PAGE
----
i. Tampering with the academic work of another person.
j. Ghost-taking an exam in place of a student or having any person take an exam in your place.
k. Any attempt to falsify an assigned grade on an examination, report, or program or in a grade book, document, or other record.
l. Any attempted, or actual computer program theft, illegal use of software; illegal downloading or streaming of copyrighted media, or inappropriate use of the Internet; such as, but not limited to, illegal or unauthorized transmission; or improper access to any computer system or account.
m. Any attempted, or actual, collusion willfully giving or receiving unauthorized or unacknowledged assistance on any assignment or examination (all parties are considered responsible).
n. Forging a faculty member’s or administrator’s signature on any document.
o. Copying and pasting digital media including, but not limited to, email correspondence, text, images, or other media from online sources without proper citation, the copyright owner’s permission to use the digital media; or, evidence of having performed a favorable fair use analysis.
p. Copying and pasting significant portions of digital media with or without citation.
Implications of Dishonest Behavior
I. Implications to the Student
a. The student is deprived of the totality of the learning process and lacks the knowledge and skills needed to succeed.
b. The student subsequently misrepresents his/her qualifications to employers; graduate schools etc. and is not as qualified to perform the work as represented.
c. The student invalidates the assessment tool used to evaluate the class and deprives the faculty from truly evaluating the effectiveness of the assessment instrument and/or the teaching-learning process.
d. The student is temporarily rewarded by a good grade but induces others, directly or indirectly, to engage in dishonest behavior.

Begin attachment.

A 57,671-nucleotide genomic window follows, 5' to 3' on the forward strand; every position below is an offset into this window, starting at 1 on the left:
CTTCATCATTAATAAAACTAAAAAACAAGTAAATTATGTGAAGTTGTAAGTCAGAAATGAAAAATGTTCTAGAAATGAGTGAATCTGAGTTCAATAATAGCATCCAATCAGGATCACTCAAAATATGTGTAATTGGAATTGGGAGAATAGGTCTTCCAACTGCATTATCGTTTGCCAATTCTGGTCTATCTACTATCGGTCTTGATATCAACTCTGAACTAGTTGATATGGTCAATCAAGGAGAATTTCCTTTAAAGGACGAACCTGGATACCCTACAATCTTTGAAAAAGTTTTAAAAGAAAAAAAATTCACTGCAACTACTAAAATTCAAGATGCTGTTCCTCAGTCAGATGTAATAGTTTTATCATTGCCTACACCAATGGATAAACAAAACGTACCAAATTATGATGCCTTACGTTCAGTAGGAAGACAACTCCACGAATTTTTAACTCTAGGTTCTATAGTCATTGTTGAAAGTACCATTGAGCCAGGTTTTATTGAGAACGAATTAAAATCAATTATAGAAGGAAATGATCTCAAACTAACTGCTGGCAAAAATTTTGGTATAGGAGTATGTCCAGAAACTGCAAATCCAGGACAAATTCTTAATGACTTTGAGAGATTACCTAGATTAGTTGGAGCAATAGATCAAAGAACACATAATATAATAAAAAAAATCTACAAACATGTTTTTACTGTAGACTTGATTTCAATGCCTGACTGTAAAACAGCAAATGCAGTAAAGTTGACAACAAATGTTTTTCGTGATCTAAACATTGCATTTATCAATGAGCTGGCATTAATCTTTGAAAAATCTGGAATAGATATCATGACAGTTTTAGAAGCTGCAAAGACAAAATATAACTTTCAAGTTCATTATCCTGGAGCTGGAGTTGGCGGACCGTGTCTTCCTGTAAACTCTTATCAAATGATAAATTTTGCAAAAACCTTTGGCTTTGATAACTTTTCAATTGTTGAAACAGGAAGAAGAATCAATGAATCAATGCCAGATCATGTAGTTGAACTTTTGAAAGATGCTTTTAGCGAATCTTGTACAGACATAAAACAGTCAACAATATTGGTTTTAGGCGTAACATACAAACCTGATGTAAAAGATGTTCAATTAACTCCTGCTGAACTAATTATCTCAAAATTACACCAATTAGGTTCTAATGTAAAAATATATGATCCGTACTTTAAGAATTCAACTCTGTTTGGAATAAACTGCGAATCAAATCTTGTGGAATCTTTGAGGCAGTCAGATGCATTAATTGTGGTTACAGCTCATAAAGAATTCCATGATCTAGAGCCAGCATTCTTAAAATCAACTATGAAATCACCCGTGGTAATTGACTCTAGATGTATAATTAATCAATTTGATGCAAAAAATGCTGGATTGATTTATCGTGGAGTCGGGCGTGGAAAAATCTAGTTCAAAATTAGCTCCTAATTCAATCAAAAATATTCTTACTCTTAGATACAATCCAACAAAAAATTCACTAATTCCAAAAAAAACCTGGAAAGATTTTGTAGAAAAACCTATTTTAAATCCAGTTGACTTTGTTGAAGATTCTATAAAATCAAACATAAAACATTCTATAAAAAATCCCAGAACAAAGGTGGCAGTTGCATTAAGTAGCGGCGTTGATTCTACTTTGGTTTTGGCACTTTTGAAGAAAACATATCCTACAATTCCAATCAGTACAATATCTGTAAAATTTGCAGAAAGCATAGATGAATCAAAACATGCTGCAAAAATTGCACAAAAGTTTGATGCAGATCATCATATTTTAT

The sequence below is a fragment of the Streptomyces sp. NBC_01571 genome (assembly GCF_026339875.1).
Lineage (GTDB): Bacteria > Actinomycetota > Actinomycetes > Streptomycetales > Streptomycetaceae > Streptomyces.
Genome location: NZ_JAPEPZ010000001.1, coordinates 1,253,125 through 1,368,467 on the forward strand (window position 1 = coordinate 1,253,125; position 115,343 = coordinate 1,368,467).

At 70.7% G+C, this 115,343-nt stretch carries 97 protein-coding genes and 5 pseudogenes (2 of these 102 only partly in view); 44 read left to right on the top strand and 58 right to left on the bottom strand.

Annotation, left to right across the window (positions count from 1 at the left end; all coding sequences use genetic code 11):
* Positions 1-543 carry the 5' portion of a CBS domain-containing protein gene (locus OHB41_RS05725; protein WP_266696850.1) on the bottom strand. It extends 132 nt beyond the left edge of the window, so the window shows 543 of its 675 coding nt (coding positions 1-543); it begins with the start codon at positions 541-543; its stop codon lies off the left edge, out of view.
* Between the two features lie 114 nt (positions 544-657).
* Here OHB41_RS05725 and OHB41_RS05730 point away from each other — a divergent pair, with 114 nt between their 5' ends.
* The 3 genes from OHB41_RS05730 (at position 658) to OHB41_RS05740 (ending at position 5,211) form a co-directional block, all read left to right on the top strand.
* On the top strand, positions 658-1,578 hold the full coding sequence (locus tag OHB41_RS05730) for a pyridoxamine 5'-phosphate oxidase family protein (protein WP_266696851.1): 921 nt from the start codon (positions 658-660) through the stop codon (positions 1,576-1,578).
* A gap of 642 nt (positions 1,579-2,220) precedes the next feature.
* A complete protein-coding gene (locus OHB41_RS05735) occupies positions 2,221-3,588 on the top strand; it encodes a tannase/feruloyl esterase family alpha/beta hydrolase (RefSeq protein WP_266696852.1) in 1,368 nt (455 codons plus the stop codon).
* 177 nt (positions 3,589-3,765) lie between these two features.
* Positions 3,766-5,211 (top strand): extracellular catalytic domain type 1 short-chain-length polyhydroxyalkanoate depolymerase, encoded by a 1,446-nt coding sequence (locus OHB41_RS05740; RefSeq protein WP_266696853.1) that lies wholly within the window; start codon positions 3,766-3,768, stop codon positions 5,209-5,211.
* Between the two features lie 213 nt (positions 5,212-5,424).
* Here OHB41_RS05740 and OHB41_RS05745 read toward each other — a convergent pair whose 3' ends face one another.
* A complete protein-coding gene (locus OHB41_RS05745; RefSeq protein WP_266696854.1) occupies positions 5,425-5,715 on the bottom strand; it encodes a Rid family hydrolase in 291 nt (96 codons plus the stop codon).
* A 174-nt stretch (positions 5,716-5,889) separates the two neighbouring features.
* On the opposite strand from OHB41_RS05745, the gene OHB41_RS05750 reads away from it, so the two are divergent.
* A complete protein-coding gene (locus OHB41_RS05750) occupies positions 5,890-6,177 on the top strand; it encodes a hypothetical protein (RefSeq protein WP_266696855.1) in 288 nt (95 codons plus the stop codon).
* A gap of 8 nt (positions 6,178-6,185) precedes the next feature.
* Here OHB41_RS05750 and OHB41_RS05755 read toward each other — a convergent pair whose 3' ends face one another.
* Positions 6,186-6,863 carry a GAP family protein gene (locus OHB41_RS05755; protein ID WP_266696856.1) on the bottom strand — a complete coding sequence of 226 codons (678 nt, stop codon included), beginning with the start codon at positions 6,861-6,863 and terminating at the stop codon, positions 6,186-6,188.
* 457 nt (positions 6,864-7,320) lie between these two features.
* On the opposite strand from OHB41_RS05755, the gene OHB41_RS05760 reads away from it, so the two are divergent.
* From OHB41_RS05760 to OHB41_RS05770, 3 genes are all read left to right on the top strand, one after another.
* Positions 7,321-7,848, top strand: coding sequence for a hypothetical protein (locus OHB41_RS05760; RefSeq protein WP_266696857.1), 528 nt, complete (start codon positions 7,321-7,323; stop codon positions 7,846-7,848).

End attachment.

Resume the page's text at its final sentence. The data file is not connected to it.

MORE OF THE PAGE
e. The student will have conditioned himself/herself to take shortcuts when pressured. This behavior will then be repeated when he/she is in the professional world.
f. The student receives an unfair advantage, relative to other students who conduct themselves in an ethical manner.
g. The student could be liable for civil or criminal penalties as a result of violating federal intellectual property laws.
h. The student, at the discretion of the faculty, could fail the course or assignment.
II. Implications to the University
a. Interns, graduates, etc. will not be qualified to function in their respective professions. Consequently, the SRU degree will be devalued, and SRU will be less attractive as a school for employers recruiting interns or prospective employees.
b. The perception of the public will be that SRU engages in grade inflation.
c. Alumni/government funding may decrease.
d. SRU will lose qualified students for seats occupied by unqualified students who engaged in dishonest behavior.
e. SRU’s ability to recruit top performing students will be negatively impacted as its reputation becomes tarnished.
f. The University, its faculty and staff could be at risk of penalties as a result of the student’s violation of federal intellectual property laws.
III. Implications to Prospective Employers, including those who provide Internships
a. The student will have engaged in resume/transcript fraud; thus, employers will not be hiring a well-educated employee but instead will be gaining one who cannot perform at the level they represent.
b. Employers who have bad experiences with SRU graduates will not recruit from the University or provide internship opportunities.
c. Employers will have wasted resources on graduates who are not qualified to do the job.
d. Students who have legitimately attained a moderate to high GPA may be overlooked.
Rights and Responsibilities
I. Course Instructor
a. The instructor has the right to demand academic integrity and authentic authorship in the face-to-face or online classroom.
b. The instructor has the responsibility to ensure that SRU’s academic integrity standards are followed.
c. The instructor is responsible for communicating to students SRU’s Academic Integrity Policy and the minimum penalties for dishonesty in the course syllabus.
d. The instructor is expected to take steps to minimize the opportunity for students to engage in academic dishonesty.
e. The instructor clearly communicates course expectations.
f. The instructor who alleges academic dishonesty is responsible for filing an Academic Integrity Incident Report.
g. The instructor will gather evidence and participate in the resolution of cases that he/she initiates by following set procedures.
h. The instructor serves as a role model and mentor by instilling, through example, high ethical conduct in his/her own academic endeavors and in the classroom and online learning environment.
i. The instructor emphasizes to students the importance of honesty and a respect for integrity within the profession.